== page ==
Puss Moth (oz11116)
About this Plan
Puss Moth. Rubber scale model.
Quote: "DESIGNED AND BUILT BY JM GREENLAND THIS model is of the Puss Moth used by the Royal Air Force Flying Club at Hatfield before the war, and the full-size machine is depicted on our front cover this month by C Rupert Moore. It carries the club's crest and rudder stripes and is built to the scale of 5/6 to one foot giving a wing span of 30 inches and flies with a scale tailplane.
Fuselage. Build in the usual way with 1/8 square longerons and spacers. The top and bottom stringers are raised on blocks of balsa to the various depths shown on the plan. The window frames are of 'T' section 1/32 sheet balsa, the celluloid being fitted on the inside, a separate piece being used for each panel. The undercarrriage is mounted in brass tubing cemented firmly into the fuselage, the front legs are tensioned by two elastic bands tied round the bottom longerons.
Wings. These are of straightforward construction. Pin the main spars to the plan and slot on the 1/16 sheet ribs, then add the leading and trailing edges and birch tips. The solid balsa fairing at the wing root is tapered to a point where it touches the cabin roof. Half of a press stud is soldered to a strip of tin which is pushed through the fairing and first rib, and then bent back and soldered. The struts must be carefully adjusted to give the correct amount of dihedral and sweep back as shown on the plan.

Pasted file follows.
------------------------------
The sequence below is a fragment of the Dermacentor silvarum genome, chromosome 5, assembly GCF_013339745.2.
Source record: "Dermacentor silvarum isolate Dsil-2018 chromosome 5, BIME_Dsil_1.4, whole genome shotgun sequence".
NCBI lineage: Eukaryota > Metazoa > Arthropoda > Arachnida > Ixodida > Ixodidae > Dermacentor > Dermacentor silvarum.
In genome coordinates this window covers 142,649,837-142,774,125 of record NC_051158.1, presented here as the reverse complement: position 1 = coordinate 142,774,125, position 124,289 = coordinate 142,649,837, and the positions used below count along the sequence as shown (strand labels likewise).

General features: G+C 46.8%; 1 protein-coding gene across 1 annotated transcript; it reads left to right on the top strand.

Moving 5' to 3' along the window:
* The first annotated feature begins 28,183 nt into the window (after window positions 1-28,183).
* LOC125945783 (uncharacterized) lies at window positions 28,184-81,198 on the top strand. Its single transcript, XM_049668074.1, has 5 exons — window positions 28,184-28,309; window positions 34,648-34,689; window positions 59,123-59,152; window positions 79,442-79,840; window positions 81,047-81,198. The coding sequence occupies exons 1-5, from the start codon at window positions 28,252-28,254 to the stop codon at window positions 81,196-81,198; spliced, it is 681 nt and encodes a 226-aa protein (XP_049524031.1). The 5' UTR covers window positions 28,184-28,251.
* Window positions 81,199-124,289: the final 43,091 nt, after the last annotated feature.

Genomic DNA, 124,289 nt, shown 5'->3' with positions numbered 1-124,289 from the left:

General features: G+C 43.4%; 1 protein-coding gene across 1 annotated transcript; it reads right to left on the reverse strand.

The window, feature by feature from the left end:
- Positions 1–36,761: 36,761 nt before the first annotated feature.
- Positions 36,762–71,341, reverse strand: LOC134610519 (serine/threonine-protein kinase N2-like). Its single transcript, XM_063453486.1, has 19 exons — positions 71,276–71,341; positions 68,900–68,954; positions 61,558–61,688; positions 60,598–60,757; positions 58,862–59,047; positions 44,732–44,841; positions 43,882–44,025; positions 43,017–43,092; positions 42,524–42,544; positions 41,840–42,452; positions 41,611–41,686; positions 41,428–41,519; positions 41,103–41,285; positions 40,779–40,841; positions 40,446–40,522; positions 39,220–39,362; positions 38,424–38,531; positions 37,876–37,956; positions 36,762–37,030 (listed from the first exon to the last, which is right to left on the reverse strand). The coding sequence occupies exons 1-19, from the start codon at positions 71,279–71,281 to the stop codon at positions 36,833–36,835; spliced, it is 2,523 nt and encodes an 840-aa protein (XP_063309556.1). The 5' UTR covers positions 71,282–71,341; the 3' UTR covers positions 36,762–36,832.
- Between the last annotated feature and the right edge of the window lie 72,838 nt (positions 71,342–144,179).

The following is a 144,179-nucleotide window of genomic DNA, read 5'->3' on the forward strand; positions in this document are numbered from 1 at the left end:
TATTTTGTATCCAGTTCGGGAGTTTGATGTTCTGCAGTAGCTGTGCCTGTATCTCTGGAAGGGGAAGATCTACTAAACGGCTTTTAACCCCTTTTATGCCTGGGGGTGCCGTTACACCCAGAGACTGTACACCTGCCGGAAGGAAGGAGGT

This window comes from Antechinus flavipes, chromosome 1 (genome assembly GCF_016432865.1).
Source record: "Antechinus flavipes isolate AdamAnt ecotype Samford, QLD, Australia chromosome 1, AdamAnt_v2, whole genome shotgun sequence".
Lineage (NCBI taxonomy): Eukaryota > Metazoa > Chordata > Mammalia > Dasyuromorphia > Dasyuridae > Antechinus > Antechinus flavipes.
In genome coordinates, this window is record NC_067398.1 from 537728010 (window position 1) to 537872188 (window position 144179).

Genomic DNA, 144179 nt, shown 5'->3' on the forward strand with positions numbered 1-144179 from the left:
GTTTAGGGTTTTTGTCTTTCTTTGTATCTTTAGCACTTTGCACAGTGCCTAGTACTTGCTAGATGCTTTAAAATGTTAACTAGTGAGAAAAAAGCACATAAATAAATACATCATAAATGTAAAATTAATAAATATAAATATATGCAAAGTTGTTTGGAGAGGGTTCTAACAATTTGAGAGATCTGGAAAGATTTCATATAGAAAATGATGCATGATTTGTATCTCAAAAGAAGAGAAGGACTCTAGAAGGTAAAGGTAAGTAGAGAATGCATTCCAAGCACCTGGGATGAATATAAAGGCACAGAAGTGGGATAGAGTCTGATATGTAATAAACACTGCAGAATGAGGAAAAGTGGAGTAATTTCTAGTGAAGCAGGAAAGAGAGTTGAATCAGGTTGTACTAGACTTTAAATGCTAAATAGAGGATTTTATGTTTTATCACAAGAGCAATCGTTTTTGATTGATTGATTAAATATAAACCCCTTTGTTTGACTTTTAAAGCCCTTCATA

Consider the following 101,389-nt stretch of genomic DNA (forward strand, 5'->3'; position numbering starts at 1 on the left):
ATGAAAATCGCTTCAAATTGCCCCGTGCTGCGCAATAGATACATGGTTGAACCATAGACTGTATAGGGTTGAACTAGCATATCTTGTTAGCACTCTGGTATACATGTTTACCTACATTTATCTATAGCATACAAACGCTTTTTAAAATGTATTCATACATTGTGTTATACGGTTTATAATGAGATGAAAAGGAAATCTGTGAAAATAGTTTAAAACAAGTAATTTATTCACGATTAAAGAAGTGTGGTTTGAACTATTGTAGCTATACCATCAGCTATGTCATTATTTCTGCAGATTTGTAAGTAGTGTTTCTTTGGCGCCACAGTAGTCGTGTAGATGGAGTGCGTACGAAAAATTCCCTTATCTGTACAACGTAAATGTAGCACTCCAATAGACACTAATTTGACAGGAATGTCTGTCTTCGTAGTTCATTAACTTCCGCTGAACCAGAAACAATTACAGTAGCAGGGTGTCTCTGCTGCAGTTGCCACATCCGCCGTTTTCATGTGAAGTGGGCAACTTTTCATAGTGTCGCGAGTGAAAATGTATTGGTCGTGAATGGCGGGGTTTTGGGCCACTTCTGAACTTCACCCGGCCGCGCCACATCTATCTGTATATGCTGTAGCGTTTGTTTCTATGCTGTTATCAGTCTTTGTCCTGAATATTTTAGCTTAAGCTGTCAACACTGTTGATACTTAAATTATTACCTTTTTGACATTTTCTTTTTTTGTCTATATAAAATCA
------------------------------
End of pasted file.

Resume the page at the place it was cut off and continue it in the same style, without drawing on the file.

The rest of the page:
Tail Unit. A symmetrical section is used, all ribs are cut from 1/16 sheet balsa. The ribs are fixed to the main spar and then the outline is added. The fin is cemented to the centre line of the tailplane and the whole unit is held to the fuselage by a rubber band.
Cover the whole model with jap tissue and spray aluminium all over. The lettering is in black and the RAF Flying Club crest is deep red with pale blue and dark blue.
Flying. 1/4 oz lead was put in the tail of the original model to get the CG in the correct place. The glide is very flat and fast and the model flies in a nose-down attitude, like the real machine. The average duration on 300 turns is 20 seconds. "
Puss Moth, Aeromodeller, February 1947.
Direct submission to Outerzone.
Supplementary file notes
Article pages, thanks to RFJ.
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